Just a few days ago it was my last day at the school for impoverished and needy children in Faridabad, until the end of the summer vacation, which is fairly short in India: By July 1st, I will be back at the school in my normal schedule. Over the break, I have been working on my lesson plans, now that I have a feel for the students’ capabilities in each grade level. Eighth grade is quite good at picking up grammar concepts in English, especially learning new tenses, so I will continue working on more helping verb constructions with them and finish up tenses for now in their classes. Afterwards, we will move onto clauses, but we will start with some basic subordinate clauses and work our way from there, as I see fit. The seventh grade class is not as quick on picking up tenses or working on prepositional phrases, so I will continue to review all of the tenses with those classes, as well as more practice with prepositional phrases. Hopefully before I leave India in October, we can start to introduce some more topics in grammar, but I think for now that subordinate clauses may be a bit too difficult for them, as they have a hard time being able to differentiate the subject of a sentence, the verb of a sentence, and other objects in a sentence. The sixth grade class is a very clever group of children, and we may even get to more advanced material before the seventh grade class, but I will play it by ear for now. We will continue working on new tenses and recognizing parts of speech. In the fifth grade class, they still have trouble recognizing nouns, adjectives, and verbs, so I will make some worksheets for them, which in which they will circle nouns, underline adjectives, etc. This should help them for more difficult topics to come in the future, like prepositional phrases and adverbs. Finally, the fourth grade class is very weak in English, as many of the students have been held back for many years, or have not had access for many years until now. As such, I will continue working on adjectives and nouns, as these two topics are somewhat strong for them in Hindi, but they cannot grasp a correlation with Hindi grammar and English grammar, which is quite evident in terms of adjectives and nouns. Otherwise, I have another picture from when the doctors were giving checkups to the students. The last day at school was especially touching, as the children literally touched my feet, a sign of high respect to elders in Indian society. It was a moment I’ll never forget, being a part of a wonderful tradition for my efforts working with these eager to learn students. I have high aspirations for these determined children, and hope that with my work here in India, they can be inspired to make names for themselves in society, whether in India or even abroad. Let’s see how my English classes on July 1st go!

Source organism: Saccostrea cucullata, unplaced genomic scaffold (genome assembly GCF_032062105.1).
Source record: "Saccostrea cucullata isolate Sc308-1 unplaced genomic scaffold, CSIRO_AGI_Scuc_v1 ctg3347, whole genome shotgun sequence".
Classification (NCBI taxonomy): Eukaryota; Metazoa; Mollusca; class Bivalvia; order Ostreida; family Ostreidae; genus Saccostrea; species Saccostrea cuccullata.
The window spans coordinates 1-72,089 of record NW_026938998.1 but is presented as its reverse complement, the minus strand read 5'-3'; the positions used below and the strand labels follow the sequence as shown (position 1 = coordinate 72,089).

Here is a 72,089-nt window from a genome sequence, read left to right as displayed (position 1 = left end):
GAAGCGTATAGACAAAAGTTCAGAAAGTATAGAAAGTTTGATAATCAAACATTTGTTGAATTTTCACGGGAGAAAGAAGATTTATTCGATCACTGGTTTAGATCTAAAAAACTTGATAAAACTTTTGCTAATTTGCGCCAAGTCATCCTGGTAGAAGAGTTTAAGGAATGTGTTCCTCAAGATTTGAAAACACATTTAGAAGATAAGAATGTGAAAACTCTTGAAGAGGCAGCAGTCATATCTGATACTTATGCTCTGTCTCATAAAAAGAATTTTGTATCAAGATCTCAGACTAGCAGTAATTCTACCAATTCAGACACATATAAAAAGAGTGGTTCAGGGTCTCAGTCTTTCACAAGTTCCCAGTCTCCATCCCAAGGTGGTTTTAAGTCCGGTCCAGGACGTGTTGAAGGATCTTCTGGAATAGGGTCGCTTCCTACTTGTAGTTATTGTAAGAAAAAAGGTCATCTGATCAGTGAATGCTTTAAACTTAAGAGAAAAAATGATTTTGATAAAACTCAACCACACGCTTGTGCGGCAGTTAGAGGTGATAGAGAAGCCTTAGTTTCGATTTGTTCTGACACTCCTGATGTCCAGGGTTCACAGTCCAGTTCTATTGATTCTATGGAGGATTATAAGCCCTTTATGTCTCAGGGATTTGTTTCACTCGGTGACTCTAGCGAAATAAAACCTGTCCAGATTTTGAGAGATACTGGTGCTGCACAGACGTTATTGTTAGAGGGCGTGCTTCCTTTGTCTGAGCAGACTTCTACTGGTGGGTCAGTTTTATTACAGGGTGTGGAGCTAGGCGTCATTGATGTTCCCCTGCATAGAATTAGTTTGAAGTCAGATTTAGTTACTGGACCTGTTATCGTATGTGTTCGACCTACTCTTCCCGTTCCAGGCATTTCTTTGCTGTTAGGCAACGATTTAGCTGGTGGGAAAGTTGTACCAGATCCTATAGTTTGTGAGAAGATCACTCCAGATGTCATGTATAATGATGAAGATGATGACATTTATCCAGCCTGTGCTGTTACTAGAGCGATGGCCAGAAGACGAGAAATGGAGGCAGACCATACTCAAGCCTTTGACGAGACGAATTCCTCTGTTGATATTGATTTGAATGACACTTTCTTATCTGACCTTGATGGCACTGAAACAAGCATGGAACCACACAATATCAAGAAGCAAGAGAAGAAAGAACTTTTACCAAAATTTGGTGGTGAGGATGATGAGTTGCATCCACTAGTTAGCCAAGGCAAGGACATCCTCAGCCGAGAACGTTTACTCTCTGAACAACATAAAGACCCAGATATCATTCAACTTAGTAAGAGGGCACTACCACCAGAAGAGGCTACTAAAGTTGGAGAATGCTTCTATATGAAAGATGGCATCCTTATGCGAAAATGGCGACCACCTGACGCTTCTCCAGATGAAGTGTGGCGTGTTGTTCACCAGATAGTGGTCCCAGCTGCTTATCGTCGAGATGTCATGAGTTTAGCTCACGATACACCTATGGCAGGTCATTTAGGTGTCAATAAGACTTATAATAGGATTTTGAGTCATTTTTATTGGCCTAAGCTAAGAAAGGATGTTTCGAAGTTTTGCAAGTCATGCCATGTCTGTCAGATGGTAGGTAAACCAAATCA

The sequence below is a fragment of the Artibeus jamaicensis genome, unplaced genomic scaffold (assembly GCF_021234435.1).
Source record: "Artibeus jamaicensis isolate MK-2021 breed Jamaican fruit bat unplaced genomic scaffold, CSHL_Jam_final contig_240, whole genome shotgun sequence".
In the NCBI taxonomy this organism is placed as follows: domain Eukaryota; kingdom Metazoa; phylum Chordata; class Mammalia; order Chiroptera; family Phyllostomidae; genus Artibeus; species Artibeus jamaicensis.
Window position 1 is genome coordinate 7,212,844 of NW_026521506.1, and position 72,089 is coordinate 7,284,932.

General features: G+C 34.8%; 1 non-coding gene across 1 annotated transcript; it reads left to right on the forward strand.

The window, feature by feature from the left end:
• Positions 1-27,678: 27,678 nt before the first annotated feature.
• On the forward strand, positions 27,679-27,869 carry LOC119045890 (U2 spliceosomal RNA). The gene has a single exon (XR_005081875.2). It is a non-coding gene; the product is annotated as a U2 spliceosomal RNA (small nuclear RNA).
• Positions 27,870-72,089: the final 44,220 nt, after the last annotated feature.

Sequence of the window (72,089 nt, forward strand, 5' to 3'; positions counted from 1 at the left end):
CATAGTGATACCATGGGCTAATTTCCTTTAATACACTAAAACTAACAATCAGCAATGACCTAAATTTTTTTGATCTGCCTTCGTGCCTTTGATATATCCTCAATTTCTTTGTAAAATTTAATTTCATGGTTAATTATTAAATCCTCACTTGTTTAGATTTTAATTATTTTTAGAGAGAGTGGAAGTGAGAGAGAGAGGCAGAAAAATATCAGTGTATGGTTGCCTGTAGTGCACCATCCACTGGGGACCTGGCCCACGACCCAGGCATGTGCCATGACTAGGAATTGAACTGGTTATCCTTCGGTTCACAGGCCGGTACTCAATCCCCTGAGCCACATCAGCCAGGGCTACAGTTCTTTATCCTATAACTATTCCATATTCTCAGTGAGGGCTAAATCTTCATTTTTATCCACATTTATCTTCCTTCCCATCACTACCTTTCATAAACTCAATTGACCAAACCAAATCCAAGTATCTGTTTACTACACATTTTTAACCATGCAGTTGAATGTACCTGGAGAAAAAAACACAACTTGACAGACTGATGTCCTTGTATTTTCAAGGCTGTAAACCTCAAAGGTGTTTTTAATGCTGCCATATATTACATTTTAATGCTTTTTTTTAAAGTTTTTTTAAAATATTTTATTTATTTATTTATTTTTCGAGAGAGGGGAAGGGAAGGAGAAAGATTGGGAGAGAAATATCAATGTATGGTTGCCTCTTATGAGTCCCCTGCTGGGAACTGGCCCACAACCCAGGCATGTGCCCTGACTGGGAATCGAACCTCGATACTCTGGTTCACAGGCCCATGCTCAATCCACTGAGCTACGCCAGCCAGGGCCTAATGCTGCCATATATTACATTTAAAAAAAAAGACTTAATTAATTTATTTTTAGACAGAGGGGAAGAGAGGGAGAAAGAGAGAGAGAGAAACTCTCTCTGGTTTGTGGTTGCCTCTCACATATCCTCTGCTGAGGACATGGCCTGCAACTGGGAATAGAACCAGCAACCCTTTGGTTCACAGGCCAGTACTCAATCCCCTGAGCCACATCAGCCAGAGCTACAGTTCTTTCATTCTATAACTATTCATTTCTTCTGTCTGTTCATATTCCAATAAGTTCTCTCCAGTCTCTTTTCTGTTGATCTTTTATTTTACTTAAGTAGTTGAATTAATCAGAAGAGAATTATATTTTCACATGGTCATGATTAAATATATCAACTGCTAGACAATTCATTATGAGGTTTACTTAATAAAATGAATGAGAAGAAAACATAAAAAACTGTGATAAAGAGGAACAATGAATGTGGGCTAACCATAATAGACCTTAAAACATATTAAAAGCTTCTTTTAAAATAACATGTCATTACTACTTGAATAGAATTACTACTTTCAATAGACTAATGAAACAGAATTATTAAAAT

The other day at the charitable school, I was answering many questions the children had about my home in the US, to which they all paid close attention, listening in amazement. Several of the children were very interested in US currency, and they asked me “What is money like over there? Can you bring some American money for us to see?” Thankfully, I held onto a bunch of my singles and some change I had at the airport, and I brought in one of each coin, along with a single, a five, ten, and twenty dollar bill for them to observe. At the end of class today, the children made sure I didn’t forget to show them the currency, as they asked, “You did bring the money, right?” I pulled out the money from my pockets, from which they all derived great pleasure! They each were touching the dollars, asking who was on each different coin and bill, which buildings were depicted on each bill, how many rupees each coin or bill was worth, and much more. After they all relished this special moment they never had envisioned would occur, one of the students took out some Indian Rupees and was showing me what Indian currency looks like! The other students were explaining to him that I probably already know what Indian money here looks like; but even still, he kept showing me more coins and different bills! It was very sweet that he wanted to share with me the same excitement he experienced from looking at foreign money! In a few days, it will be the last day of the school before summer holidays, until July 1st, so I am looking forward to this last exciting week of classes until then!